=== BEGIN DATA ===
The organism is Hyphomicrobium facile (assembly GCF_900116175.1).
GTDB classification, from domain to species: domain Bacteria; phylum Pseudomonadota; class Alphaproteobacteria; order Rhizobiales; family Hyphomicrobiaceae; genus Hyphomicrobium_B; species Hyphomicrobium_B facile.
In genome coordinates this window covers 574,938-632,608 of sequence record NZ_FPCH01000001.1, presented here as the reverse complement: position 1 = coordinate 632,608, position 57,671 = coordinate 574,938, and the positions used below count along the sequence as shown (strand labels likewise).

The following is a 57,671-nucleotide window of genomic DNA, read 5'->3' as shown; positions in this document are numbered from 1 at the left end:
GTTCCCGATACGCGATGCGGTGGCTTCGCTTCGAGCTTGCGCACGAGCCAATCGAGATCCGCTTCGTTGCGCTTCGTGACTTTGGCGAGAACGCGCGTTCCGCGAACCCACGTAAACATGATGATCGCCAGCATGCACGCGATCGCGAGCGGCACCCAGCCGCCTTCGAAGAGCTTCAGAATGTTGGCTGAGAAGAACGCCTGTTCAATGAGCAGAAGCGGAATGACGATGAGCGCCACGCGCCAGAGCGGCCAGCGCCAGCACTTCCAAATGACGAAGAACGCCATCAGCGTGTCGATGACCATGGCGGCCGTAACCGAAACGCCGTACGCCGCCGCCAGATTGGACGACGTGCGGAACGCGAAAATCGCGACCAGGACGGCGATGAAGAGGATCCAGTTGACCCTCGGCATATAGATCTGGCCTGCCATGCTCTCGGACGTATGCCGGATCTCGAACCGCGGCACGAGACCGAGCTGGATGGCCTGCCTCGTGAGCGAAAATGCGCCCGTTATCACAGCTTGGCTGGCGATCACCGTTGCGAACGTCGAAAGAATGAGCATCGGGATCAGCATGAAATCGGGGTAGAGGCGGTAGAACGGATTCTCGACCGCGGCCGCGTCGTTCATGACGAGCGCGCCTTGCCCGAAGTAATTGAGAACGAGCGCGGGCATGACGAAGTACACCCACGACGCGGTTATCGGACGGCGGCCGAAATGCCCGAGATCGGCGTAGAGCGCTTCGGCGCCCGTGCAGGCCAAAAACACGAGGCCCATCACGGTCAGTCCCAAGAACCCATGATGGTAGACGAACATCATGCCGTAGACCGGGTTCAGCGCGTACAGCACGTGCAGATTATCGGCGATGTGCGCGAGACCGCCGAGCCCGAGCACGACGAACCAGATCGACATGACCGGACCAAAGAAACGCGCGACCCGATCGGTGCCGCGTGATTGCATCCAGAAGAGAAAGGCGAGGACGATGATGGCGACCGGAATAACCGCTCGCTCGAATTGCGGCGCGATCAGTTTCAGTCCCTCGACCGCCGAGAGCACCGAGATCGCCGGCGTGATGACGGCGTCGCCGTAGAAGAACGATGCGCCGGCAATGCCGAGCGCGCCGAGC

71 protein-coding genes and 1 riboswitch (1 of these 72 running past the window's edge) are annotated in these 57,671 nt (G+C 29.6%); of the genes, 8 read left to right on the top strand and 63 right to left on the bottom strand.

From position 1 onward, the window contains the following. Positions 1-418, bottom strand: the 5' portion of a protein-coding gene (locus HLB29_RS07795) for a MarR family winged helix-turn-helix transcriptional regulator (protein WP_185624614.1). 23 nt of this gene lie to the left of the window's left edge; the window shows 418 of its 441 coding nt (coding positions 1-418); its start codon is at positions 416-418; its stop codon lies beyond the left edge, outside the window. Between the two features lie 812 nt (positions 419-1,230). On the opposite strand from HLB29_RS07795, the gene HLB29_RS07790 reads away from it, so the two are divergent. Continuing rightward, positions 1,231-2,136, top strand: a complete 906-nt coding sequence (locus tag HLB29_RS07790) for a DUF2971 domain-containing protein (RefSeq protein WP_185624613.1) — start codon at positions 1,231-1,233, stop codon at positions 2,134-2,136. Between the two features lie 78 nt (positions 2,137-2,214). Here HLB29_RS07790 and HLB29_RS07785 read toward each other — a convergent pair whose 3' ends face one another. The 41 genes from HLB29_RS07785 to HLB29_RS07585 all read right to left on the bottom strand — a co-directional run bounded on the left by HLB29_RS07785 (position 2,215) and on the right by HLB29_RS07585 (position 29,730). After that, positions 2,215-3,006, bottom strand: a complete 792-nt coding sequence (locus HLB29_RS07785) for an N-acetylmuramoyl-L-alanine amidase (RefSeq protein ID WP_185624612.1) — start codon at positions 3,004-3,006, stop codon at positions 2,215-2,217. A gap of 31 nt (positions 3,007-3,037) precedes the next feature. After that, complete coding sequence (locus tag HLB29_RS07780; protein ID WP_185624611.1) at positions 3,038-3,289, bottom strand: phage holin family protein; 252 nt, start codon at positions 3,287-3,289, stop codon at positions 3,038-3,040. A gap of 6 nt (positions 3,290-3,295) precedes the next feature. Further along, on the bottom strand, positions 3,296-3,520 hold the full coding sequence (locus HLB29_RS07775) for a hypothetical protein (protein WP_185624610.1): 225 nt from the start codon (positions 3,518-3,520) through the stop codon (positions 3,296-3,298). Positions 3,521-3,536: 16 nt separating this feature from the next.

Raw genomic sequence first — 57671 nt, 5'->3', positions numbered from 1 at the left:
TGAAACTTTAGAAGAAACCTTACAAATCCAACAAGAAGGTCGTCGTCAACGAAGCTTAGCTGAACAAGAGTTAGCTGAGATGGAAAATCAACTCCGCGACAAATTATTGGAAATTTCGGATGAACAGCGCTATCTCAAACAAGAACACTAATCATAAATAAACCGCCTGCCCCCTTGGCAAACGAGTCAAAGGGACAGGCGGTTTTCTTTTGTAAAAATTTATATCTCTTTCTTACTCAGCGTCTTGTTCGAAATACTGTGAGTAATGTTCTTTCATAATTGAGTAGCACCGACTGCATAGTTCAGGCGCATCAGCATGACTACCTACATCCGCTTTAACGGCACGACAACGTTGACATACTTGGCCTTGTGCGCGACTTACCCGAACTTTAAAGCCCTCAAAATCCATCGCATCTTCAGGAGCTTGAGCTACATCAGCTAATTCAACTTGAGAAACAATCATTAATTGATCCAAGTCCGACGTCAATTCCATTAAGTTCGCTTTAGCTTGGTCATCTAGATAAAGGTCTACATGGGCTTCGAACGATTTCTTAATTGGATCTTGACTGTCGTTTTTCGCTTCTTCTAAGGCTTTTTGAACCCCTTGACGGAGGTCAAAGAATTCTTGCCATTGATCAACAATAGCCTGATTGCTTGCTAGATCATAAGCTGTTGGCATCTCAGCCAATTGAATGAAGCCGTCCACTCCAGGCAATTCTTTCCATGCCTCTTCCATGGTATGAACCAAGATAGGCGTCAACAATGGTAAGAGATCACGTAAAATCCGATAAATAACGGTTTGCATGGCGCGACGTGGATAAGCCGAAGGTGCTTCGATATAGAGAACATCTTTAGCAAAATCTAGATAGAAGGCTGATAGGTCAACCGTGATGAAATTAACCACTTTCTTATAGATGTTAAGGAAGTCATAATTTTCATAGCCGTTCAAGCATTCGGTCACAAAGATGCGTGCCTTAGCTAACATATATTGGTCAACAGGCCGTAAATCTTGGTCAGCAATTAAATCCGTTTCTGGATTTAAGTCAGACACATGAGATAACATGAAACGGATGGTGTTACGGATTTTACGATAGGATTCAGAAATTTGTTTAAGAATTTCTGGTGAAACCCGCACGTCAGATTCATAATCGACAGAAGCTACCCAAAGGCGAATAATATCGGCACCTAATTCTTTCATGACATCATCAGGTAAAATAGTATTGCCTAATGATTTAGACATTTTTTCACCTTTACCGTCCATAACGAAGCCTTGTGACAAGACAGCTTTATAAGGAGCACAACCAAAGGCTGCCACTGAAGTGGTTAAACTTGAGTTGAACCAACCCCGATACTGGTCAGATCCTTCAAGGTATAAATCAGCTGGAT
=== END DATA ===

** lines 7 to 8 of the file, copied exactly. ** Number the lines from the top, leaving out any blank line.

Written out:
From position 1 onward, the window contains the following. Positions 1-418, bottom strand: the 5' portion of a protein-coding gene (locus HLB29_RS07795) for a MarR family winged helix-turn-helix transcriptional regulator (protein WP_185624614.1). 23 nt of this gene lie to the left of the window's left edge; the window shows 418 of its 441 coding nt (coding positions 1-418); its start codon is at positions 416-418; its stop codon lies beyond the left edge, outside the window. Between the two features lie 812 nt (positions 419-1,230). On the opposite strand from HLB29_RS07795, the gene HLB29_RS07790 reads away from it, so the two are divergent. Continuing rightward, positions 1,231-2,136, top strand: a complete 906-nt coding sequence (locus tag HLB29_RS07790) for a DUF2971 domain-containing protein (RefSeq protein WP_185624613.1) — start codon at positions 1,231-1,233, stop codon at positions 2,134-2,136. Between the two features lie 78 nt (positions 2,137-2,214). Here HLB29_RS07790 and HLB29_RS07785 read toward each other — a convergent pair whose 3' ends face one another. The 41 genes from HLB29_RS07785 to HLB29_RS07585 all read right to left on the bottom strand — a co-directional run bounded on the left by HLB29_RS07785 (position 2,215) and on the right by HLB29_RS07585 (position 29,730). After that, positions 2,215-3,006, bottom strand: a complete 792-nt coding sequence (locus HLB29_RS07785) for an N-acetylmuramoyl-L-alanine amidase (RefSeq protein ID WP_185624612.1) — start codon at positions 3,004-3,006, stop codon at positions 2,215-2,217. A gap of 31 nt (positions 3,007-3,037) precedes the next feature. After that, complete coding sequence (locus tag HLB29_RS07780; protein ID WP_185624611.1) at positions 3,038-3,289, bottom strand: phage holin family protein; 252 nt, start codon at positions 3,287-3,289, stop codon at positions 3,038-3,040. A gap of 6 nt (positions 3,290-3,295) precedes the next feature. Further along, on the bottom strand, positions 3,296-3,520 hold the full coding sequence (locus HLB29_RS07775) for a hypothetical protein (protein WP_185624610.1): 225 nt from the start codon (positions 3,518-3,520) through the stop codon (positions 3,296-3,298). Positions 3,521-3,536: 16 nt separating this feature from the next.

Raw genomic sequence first — 57671 nt, 5'->3', positions numbered from 1 at the left: